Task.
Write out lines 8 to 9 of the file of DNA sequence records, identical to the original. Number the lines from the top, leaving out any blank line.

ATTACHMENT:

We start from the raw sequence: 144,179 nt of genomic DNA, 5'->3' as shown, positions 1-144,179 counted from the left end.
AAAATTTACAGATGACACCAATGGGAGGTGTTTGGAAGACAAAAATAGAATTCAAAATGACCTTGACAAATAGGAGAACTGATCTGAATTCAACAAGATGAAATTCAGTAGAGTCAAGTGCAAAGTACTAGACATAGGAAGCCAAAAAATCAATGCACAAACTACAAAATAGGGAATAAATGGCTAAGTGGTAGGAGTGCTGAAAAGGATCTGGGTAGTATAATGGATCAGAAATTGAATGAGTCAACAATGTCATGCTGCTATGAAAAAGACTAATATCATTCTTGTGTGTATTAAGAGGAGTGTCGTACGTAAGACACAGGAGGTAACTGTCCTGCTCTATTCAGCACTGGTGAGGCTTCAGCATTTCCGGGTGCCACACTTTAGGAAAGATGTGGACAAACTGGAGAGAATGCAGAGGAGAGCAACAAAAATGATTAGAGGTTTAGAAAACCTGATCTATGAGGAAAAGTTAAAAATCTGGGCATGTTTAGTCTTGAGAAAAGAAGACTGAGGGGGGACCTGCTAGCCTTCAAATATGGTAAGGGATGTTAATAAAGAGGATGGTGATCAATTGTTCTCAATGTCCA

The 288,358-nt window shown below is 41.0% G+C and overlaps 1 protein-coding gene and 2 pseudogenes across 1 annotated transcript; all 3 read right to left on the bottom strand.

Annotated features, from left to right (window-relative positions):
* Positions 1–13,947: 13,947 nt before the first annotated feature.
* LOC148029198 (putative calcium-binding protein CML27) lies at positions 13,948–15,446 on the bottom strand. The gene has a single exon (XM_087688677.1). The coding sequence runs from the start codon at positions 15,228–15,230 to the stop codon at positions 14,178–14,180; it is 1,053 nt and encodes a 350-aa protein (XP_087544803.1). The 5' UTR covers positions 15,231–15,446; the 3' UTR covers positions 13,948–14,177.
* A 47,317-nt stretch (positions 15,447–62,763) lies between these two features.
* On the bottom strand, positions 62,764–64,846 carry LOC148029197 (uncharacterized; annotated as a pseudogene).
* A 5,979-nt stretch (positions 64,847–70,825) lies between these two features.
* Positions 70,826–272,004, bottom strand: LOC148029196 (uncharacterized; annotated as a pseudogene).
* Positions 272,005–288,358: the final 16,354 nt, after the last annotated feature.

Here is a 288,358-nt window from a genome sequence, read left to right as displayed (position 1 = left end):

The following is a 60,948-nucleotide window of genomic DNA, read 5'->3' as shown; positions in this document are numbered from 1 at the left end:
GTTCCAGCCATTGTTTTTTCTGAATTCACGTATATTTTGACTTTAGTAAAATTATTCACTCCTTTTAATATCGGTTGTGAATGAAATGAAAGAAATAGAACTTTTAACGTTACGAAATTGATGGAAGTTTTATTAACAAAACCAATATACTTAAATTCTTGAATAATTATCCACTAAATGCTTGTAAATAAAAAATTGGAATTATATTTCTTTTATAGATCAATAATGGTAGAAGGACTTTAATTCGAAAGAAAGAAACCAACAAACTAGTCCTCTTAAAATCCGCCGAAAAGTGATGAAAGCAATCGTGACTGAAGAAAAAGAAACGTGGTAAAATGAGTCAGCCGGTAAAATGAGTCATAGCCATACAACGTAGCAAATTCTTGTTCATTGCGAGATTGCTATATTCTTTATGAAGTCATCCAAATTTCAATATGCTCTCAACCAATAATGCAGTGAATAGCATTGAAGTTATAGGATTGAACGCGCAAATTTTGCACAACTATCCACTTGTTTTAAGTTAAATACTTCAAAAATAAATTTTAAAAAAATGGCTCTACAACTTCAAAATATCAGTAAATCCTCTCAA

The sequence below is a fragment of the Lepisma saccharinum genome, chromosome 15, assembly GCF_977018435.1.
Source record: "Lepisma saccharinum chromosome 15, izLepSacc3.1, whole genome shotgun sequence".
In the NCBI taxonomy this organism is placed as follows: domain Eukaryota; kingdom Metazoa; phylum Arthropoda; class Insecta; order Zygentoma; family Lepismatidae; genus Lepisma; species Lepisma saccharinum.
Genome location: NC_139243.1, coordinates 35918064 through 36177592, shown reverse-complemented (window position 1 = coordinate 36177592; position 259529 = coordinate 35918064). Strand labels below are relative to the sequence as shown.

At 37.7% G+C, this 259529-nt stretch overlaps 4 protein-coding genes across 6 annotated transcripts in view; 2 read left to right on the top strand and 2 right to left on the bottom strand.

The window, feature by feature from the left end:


* On the bottom strand, positions 62,764–64,846 carry LOC148029197 (uncharacterized; annotated as a pseudogene).
* A 5,979-nt stretch (positions 64,847–70,825) lies between these two features.